DOWNTOWN — It might seem counterintuitive in an expensive real estate market but housing the homeless can cost taxpayers less than keeping them on the streets.

That’s according to a recent study by United Way of Greater Los Angeles which followed four homeless individuals — including one from Santa Monica — as they transitioned to subsidized housing, finding that providing permanent shelter and supportive services for two years was 43 percent less expensive than the time spent in destitute the previous two years when emergency room visits and incarceration racked up costs in excess of $187,000.

The conclusion of the analysis supports findings from similar studies conducted across the country, recommending that more resources be dedicated to permanent housing for the chronically homeless.

“I think we have seen a shift here in Los Angeles and throughout the country where our providers are really focusing on permanent housing as a solution to homelessness, building the political will to shift funding sources so organizations have funding to provide permanent supportive and permanent affordable housing,” Christine Marge, the director of housing and health for United Way, said.

The organization commissioned Housing Works, a nonprofit aimed at ending AIDS and homelessness, and researchers at USC’s Center for Community Health Studies at the Keck School of Medicine, selecting four chronically homeless people who were placed in permanent supportive housing, learning about their background and evaluating their progress since leaving the streets.

The subjects include C.N., a 52-year-old white female, D.B., a 58-year-old white male, J.S. a 32-year-old Latino male, and J.W. a 61-year-old African-American man. Each coming from Hollywood, Santa Monica, South L.A. and Long Beach respectively.

They had been homeless for most of their adult lives, suffering through mental health issues and abusing drugs and alcohol, living in and out of emergency shelters, sleeping under bridges and parking lots.

The study further analyzed the two years before the individuals moved to permanent housing, finding that two had gone through detox six times at a cost of $23,382, two had been hospitalized ($20,250), all had visited the emergency room a combined 19 times for health and alcohol issues ($7,885), all had been arrested at least once ($2,756) and spent time in jail ($8,545) while one served a 90-day prison sentence ($12,060).

In the two years since they have moved off the streets, only one has visited the emergency room at a cost of $830. None have been arrested or served jail time. One person did have a drug and alcohol relapse, requiring detox and rehabilitation at a cost of $6,002.

Comparing the two-years pre and post homelessness, the total costs came at $187,288 versus $107,032.

While the study found that providing housing is less expensive to taxpayers, it found an increase in one expense category — mental health.

“It is a positive finding because it shows that individuals are increasing their utilization of community-based mental health services, which ultimately leads to housing stability,” Marge said.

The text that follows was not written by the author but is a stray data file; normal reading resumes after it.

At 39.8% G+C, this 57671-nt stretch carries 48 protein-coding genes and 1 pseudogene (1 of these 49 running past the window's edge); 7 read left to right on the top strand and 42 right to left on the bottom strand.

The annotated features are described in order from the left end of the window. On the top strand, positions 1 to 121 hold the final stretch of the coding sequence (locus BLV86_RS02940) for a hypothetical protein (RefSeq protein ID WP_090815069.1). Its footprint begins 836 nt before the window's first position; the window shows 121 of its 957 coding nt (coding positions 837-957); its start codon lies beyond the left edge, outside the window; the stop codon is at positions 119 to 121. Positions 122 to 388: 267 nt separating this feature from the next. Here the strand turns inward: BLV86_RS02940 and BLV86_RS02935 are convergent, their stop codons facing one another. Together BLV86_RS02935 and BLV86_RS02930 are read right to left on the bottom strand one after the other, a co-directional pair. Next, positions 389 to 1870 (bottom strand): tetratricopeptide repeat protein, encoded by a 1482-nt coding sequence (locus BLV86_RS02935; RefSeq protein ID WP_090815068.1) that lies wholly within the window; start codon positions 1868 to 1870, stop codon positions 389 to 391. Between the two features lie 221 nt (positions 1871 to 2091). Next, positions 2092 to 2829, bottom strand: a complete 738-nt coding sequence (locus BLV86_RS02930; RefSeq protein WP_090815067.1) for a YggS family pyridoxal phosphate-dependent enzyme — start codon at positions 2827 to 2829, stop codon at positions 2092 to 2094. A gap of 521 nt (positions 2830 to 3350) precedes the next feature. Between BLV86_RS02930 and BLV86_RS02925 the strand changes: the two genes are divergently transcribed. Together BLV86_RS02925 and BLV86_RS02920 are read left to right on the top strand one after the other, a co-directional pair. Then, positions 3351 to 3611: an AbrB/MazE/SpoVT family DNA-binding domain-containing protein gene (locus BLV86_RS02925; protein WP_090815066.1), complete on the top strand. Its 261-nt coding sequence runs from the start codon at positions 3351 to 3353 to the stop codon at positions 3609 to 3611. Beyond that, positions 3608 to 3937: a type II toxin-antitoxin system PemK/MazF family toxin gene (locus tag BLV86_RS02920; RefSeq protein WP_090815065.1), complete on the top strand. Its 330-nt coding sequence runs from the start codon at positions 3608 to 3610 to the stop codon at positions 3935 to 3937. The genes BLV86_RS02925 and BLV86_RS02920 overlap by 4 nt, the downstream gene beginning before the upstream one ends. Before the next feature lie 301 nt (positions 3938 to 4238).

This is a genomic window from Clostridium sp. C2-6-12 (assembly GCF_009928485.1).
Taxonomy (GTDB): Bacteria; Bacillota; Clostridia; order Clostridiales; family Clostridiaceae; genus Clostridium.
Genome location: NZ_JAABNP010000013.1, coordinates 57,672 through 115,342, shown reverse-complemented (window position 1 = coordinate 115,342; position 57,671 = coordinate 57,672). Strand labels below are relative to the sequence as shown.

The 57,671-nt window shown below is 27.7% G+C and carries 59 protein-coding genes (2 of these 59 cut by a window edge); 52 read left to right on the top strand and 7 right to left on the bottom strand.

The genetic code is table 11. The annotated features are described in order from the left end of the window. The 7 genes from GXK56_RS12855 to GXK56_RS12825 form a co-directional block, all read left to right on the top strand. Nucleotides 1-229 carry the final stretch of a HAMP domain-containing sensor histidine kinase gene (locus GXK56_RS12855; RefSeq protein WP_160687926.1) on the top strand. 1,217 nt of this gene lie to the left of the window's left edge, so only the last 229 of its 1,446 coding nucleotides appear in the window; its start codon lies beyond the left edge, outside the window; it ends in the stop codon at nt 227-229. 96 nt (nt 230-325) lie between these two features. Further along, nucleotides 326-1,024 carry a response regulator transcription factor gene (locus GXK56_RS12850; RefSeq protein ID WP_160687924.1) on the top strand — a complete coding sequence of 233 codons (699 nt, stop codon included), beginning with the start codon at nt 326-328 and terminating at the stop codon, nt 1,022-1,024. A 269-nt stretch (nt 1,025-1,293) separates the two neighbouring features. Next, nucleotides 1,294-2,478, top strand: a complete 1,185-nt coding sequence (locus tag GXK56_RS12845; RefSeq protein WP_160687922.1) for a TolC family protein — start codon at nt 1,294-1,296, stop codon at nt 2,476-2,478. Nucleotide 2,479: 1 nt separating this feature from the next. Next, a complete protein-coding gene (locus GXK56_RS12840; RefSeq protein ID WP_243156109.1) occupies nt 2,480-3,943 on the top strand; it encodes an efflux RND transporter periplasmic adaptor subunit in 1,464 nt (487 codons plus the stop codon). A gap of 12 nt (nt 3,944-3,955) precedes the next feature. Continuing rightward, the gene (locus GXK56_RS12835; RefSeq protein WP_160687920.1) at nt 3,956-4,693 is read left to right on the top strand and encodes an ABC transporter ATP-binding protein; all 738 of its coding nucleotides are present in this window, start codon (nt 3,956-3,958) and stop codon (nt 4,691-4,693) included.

The findings are also consistent with City Hall’s own analysis in following eight individuals who were generating police and paramedic services in Santa Monica, costing about $30,000 altogether. After they were housed, the individuals did not generate a single call, Stacy Rowe, the human services administrator, said.

City Hall has also backed a similar housing-first approach, creating a registry of the most chronically homeless individuals in the city and housing more than three dozen of them in the past few years.

“These are the same people who create the cost to the system,” Rowe said. “They are also people who have the most complicated situations but need intervention the most.”

She added that city officials are always looking to expand housing opportunities, whether it’s through vouchers or working with nonprofit housing developers. The city has also seen several permanent housing facilities pop up over the past year, including the opening of Step Up on Fifth and Daniel’s Village, both of which are operated by Step Up on Second.

David Snow, executive director at Upward Bound House, agreed with the conclusions of the report, noting that the cost of a child to go through his program, which focuses on families, is about $12,000, a relative bargain compared to the overall cost to society of ignoring the problem.

“I think the challenge is recognizing this lack of investment now has significant future consequences,” Snow said.

All four individuals in the United Way study are still housed in various locations throughout Los Angeles County, but the transition didn’t come easily.

Some came in with the belief that the home would eventually be taken away, others struggling to live on their own for the first time. One person used her Social Security Insurance to pay for a care worker to stay overnight.

But the results have been positive.

All four have cut old ties and developed new relationships. One man, who was homeless for more than 40 years, volunteers with three food banks.

“He said that it has given him tremendous purpose in his life to have a volunteer position,” Marge said. “He takes great pride in them.”

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